How to Get Free PR for Your Mobile App
PR is one of the best sources of free traffic and finding ways to get users cost-efficiently is critically important if you're looking to build a viable business model.But for a new startup, it's not as easy as it sounds. There are thousands of apps launching each month and not all of them get the desired coverage.
The good news is that a good old hustle can get you much farther than waiting for things to just happen. Here are some tips to assist you in the process.
1. Nail Your One Sentence Pitch
Journalists are pitched to every day. They get hundreds of emails, they're tweeted at, and are approached in person at events and conferences. Then they have to spend their days reading, researching, and writing.
Frankly, no one is going to read your lengthy emails and listen to complex pitches explaining every aspect of your app. If you can't convey your idea in a single sentence and make it attractive, you're done.
So, nail your one sentence pitch and make it powerful, clear, and concise. Use the language of a sixth grader and avoid buzzwords, superlatives, and technical terms. A great template to follow is the one designed by Adeo Ressi.
2. Have Some News
To land a name for your mobile app design, you need to offer some news. The reality is that most apps are particularly unique or breakthrough, so make sure you have something newsworthy to offer. For example:
- Launch of your app, product, or new feature
- Closing an investment round
- Announcement of a high-profile partnership
- Reaching an important milestone
- Response to current/trending events
- Release of interesting data or study by using Appstack like guidelines.
PR marketing is not a one-off event. It's rather a continuous process or an effort that should become a habit. So, every time you have some news to offer, reach out. Over time, you'll develop connections and things will get easier.
3. Make a Hit-list of Relevant Journalists
Most founders/marketers assume that they should just pitch the editor-in-chief. In reality, major publications have journalists that specialize in particular areas such as hardware, mobile, productivity, food, enterprise, etc.
Aside from finding the relevant person, look up the preferred pitching method for a given publication. For example, stories for Mashable should be pitched to email@example.com.
The best way to start is by using Google to find articles related to your market and copying the names of the journalists to a spreadsheet. An even better tool is Buzzsumo.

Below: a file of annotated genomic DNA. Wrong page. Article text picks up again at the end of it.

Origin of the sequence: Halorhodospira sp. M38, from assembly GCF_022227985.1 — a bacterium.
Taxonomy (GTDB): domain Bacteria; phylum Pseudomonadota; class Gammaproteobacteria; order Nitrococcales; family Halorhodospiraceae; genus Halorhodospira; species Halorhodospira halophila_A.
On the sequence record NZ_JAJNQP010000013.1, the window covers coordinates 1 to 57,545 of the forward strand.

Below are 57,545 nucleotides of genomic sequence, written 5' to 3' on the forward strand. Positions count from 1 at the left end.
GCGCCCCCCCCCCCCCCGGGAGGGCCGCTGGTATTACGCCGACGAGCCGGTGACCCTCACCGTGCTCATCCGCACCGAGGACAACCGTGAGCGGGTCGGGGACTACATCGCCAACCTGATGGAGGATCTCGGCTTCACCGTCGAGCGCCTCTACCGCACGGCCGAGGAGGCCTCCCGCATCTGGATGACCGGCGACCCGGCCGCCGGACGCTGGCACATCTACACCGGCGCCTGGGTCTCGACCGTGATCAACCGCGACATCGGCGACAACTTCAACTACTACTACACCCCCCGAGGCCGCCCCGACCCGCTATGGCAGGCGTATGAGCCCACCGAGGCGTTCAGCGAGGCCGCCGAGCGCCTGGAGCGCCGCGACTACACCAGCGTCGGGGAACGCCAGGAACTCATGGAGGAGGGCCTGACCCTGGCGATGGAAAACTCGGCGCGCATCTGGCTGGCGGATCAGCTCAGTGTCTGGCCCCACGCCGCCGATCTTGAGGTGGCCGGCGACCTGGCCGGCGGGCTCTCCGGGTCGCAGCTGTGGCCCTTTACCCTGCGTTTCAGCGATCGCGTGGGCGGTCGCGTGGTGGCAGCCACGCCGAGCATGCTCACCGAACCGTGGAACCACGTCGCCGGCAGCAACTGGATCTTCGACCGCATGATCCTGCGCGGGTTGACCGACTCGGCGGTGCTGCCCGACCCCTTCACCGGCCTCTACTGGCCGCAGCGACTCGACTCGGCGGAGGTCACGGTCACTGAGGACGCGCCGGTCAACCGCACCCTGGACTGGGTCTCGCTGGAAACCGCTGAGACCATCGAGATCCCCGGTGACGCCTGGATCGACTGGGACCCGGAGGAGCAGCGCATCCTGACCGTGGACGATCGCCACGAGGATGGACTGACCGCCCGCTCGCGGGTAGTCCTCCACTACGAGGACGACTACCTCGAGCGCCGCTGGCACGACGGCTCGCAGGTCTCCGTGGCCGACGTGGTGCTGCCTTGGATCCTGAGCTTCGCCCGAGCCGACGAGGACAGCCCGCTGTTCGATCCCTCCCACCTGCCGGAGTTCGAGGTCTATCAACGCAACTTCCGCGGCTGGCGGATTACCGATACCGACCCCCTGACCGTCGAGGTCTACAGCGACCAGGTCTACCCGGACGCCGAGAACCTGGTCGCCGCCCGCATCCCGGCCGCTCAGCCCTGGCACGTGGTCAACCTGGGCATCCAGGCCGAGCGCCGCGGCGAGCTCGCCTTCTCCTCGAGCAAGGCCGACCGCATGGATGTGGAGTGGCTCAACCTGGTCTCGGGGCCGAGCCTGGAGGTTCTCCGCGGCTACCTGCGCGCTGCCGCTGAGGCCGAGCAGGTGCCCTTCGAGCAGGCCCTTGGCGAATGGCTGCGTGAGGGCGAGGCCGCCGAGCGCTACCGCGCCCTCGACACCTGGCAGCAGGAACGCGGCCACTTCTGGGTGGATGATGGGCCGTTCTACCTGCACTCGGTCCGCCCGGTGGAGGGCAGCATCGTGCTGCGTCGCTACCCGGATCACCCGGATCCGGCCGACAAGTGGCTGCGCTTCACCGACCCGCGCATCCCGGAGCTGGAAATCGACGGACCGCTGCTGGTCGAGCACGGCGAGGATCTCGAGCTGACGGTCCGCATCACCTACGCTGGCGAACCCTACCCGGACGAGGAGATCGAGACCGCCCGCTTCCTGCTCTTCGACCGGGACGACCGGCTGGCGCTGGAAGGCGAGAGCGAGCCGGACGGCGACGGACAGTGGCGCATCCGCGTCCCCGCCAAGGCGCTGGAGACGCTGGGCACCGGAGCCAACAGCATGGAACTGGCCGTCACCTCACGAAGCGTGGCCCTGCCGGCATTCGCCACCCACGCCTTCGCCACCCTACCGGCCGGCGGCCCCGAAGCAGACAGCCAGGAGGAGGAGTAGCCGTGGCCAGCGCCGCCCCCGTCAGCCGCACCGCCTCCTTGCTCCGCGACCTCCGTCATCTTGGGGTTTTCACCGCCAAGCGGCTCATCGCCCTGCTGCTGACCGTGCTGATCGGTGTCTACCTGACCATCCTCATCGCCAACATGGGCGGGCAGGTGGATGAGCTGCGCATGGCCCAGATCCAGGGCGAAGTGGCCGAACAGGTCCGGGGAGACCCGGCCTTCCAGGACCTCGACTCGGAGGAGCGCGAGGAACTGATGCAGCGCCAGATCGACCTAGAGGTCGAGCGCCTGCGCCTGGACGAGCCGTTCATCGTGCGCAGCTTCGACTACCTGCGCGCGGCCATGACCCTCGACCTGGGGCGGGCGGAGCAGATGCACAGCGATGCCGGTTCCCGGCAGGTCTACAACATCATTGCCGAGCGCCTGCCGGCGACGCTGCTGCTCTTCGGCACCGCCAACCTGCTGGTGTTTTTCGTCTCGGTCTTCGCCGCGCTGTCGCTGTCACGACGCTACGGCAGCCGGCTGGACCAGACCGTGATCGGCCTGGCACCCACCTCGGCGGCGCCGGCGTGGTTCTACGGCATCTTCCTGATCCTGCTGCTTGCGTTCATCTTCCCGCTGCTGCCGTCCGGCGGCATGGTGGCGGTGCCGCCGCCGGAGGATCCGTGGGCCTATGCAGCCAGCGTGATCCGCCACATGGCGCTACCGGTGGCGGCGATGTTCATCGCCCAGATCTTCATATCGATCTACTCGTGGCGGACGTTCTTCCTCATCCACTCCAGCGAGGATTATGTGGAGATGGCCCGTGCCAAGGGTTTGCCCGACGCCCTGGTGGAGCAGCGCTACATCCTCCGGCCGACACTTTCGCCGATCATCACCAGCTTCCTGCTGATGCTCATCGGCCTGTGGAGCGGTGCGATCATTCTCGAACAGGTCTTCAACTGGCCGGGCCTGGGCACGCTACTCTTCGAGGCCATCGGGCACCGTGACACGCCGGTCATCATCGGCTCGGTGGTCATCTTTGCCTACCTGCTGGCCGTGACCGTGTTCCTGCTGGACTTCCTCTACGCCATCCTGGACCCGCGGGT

4. Do Your Research
Before you send out any emails, make sure you know something about the journalists you're going to pitch to, so that you can establish rapport and make it more engaging.
As for finding emails, use JustReachOut. This tool tools makes this aspect of PR marketing incredibly easy. To track what happens from your emails, Sidekick from Hubspot is another great tool.
5. Prepare Your Email Pitch
According to media entrepreneur Jason Calacanis, a good PR pitch contains 3-4 sentences. Again, you want it clear and concise with a powerful call to action. Your subject line should be catchy.
Ideally, you want to start with something you know about the journalist; something honest, not generic (it's obvious when it's generic). For example, mention something you liked about their recent article.
Then, follow up with your one sentence pitch and/or some news. Lastly, end it with a call to action. Jason suggests, "I would love to talk to you anytime, anywhere, for 15 minutes if you’re interested in what we’re doing."
6. Reach Out
Send out the emails. Use Sidekick if you'd like to get some insights as to what happened with your emails. If you have plenty of contacts, test various subject lines.
Another good hack is to research the time-zone of the journalists and schedule your emails to send around 6-7 am their time. This will ensure that your email lands somewhere at the top of their inbox.
7. Reverse Pitch
There’s also a completely opposite way to approach your PR marketing. Use sites like HARO to reverse the process. On these sites, journalists submit requests for sources and respond to those requests.